Dental Professionals: How Much Do They Need to Know About You?

Does your dentist or dental hygienist ask you these questions:  Do you smoke? If so, do you drink while smoking? …How much do you drink? …Do you have more than one sexual partner?

Possible conversation:

‘Uhhh, why do you need to know about my sexual partners?!?!?  I find that an invasion of my privacy.’

‘For the same reason I need to know about your smoking and drinking habits: Risk factors for oral cancer.  However, if you are uncomfortable with providing these answers, know that oral cancer is a possibility in people who do these things. ‘

At least the education is happening, whether the questions were answered honestly or at all.

According to a recent article published in the UK, dentists/dental hygienists should be aware of a patients’ potential risk factors for oral cancer.  If a patient says, ‘yes’ to all of the above, the dental professional may look a little more closely when doing an oral cancer screening.

What do sexual practices have to do with oral cancer?  There is an association between oral cancer and the Human Papilloma Virus (HPV), which is transmitted via oral sex.  One of the strains of HPV that causes cervical cancer, causes oral cancer.  The symptoms are difficulty swallowing, a persistently scratchy throat, a hoarse voice, a non-tender lump in the neck, or a redness or irregularity on one tonsil and not the other.  HPV related oral cancers are most often at the back of the throat and base of the tongue.  A dentist should refer to an ENT for further diagnosis.  If the problem persists, go to another ENT for a second opinion and don’t wait!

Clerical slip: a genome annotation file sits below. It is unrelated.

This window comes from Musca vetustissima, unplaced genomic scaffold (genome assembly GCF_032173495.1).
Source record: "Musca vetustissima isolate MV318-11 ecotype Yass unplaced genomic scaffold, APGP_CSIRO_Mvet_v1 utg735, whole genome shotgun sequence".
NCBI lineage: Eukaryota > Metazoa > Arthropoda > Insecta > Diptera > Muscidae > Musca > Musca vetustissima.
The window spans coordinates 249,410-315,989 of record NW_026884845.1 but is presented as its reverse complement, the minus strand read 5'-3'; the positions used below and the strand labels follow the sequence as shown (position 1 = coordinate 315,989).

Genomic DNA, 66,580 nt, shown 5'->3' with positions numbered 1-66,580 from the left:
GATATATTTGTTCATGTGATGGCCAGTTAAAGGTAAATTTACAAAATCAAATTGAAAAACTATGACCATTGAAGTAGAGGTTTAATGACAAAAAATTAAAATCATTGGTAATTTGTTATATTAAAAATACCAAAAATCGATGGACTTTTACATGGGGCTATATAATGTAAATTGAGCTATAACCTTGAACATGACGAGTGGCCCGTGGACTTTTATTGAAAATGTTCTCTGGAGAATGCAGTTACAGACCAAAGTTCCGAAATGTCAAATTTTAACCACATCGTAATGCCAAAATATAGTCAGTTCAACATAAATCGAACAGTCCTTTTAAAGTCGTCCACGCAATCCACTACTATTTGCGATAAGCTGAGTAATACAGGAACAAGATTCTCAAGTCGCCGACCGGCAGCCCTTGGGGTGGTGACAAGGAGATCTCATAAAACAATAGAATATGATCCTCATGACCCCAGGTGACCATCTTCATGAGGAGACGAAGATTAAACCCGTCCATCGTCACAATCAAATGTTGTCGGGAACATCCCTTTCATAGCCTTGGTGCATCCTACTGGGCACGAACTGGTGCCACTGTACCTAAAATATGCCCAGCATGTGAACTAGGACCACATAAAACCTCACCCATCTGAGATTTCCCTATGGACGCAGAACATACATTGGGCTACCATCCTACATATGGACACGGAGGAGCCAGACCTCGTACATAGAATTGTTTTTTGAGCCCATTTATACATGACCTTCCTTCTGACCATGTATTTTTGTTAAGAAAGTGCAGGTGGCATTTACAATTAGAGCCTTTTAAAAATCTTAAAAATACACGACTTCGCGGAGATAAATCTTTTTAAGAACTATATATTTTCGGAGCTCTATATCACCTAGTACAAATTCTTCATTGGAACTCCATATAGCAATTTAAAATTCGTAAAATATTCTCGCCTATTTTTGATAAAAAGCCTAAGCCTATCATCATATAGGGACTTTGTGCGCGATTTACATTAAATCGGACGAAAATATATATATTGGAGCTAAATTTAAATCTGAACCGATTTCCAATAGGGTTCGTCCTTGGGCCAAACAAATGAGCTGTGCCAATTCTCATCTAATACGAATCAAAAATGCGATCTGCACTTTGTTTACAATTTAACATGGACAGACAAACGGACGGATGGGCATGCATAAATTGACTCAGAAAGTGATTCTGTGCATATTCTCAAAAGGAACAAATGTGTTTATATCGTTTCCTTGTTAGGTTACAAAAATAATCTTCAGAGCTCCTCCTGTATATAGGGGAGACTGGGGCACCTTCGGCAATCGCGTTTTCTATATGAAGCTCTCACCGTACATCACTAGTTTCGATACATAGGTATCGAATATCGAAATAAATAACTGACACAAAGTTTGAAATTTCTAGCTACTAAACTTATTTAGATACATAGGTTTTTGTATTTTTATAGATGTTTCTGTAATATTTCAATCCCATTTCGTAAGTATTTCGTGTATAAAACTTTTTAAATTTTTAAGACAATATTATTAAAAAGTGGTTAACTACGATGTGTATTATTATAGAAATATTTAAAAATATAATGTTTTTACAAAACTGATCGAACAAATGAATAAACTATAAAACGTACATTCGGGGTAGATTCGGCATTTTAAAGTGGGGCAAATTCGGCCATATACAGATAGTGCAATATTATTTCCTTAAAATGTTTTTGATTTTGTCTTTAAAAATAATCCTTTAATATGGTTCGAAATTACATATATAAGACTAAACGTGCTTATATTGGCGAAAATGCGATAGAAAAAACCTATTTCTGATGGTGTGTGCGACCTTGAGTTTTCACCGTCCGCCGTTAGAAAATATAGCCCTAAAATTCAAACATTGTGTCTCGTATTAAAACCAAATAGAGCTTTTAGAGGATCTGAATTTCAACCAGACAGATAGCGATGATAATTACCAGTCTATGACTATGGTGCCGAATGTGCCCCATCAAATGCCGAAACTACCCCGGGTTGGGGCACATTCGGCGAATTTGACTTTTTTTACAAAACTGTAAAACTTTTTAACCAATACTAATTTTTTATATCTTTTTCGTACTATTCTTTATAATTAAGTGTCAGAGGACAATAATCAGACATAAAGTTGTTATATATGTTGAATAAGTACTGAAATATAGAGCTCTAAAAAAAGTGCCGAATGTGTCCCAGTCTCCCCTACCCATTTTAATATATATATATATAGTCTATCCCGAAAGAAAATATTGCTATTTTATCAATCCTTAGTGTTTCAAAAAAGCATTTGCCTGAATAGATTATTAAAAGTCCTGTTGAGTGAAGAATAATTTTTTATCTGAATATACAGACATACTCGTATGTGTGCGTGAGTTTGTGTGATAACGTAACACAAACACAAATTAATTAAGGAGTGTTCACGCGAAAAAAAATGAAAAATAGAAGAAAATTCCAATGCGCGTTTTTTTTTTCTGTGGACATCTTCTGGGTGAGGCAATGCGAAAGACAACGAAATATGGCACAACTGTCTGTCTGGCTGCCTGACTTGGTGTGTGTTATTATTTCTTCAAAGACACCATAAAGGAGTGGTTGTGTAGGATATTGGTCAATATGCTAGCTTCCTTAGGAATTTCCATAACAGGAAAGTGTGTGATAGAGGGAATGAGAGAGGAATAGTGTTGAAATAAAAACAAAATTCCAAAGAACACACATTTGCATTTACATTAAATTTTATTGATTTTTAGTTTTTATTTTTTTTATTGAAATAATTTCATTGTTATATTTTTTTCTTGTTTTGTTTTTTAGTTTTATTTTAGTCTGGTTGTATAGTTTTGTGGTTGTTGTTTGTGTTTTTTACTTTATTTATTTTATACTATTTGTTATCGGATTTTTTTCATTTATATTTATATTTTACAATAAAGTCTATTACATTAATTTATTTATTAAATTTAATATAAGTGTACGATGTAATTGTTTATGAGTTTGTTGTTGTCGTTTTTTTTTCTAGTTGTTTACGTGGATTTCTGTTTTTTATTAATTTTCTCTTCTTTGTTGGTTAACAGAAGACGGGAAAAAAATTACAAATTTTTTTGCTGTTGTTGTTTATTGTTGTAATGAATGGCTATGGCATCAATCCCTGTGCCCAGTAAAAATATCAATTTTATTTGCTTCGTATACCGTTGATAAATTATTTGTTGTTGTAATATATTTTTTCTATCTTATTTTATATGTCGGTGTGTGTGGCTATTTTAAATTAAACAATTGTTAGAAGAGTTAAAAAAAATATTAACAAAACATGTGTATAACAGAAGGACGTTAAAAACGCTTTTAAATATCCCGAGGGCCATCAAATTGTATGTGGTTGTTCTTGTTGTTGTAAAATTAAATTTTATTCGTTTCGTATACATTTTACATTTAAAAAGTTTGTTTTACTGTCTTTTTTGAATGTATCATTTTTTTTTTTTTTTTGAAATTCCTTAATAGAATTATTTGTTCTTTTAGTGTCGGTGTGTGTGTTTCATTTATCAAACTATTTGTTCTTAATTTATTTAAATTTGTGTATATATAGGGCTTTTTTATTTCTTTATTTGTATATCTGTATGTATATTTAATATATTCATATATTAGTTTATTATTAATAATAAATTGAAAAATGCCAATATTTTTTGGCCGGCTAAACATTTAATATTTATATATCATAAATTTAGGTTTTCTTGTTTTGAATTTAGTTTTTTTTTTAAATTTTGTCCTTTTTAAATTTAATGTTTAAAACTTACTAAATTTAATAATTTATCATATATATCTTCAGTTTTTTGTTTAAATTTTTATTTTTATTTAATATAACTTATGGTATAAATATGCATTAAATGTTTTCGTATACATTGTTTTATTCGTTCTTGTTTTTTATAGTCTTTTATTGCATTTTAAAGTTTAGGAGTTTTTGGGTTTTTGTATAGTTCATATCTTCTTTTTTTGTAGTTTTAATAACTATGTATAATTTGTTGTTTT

In the United Kingdom, it is predicted that 9,200 cases of oral cancer will be diagnosed each year by 2030, compared with 6,240 in 2009 and 3,030 in 1984.  Death rates are also expected to rise by around 22 per cent over the next two decades.  The cause?  The association of the oral cancer and tobacco is decreasing while the cause from HPV is on the rise.  The numbers are similar in the United States.

I read comments on the article from the readers of the paper, and most were opposed to the personal interrogation. I agree with the article that the information would be helpful and will encourage dental professionals to take an extra careful look in patients who are at a higher risk for HPV.

Afterall, it’s all about education!  The more we know, the earlier we can catch it.  Early detection is the key.

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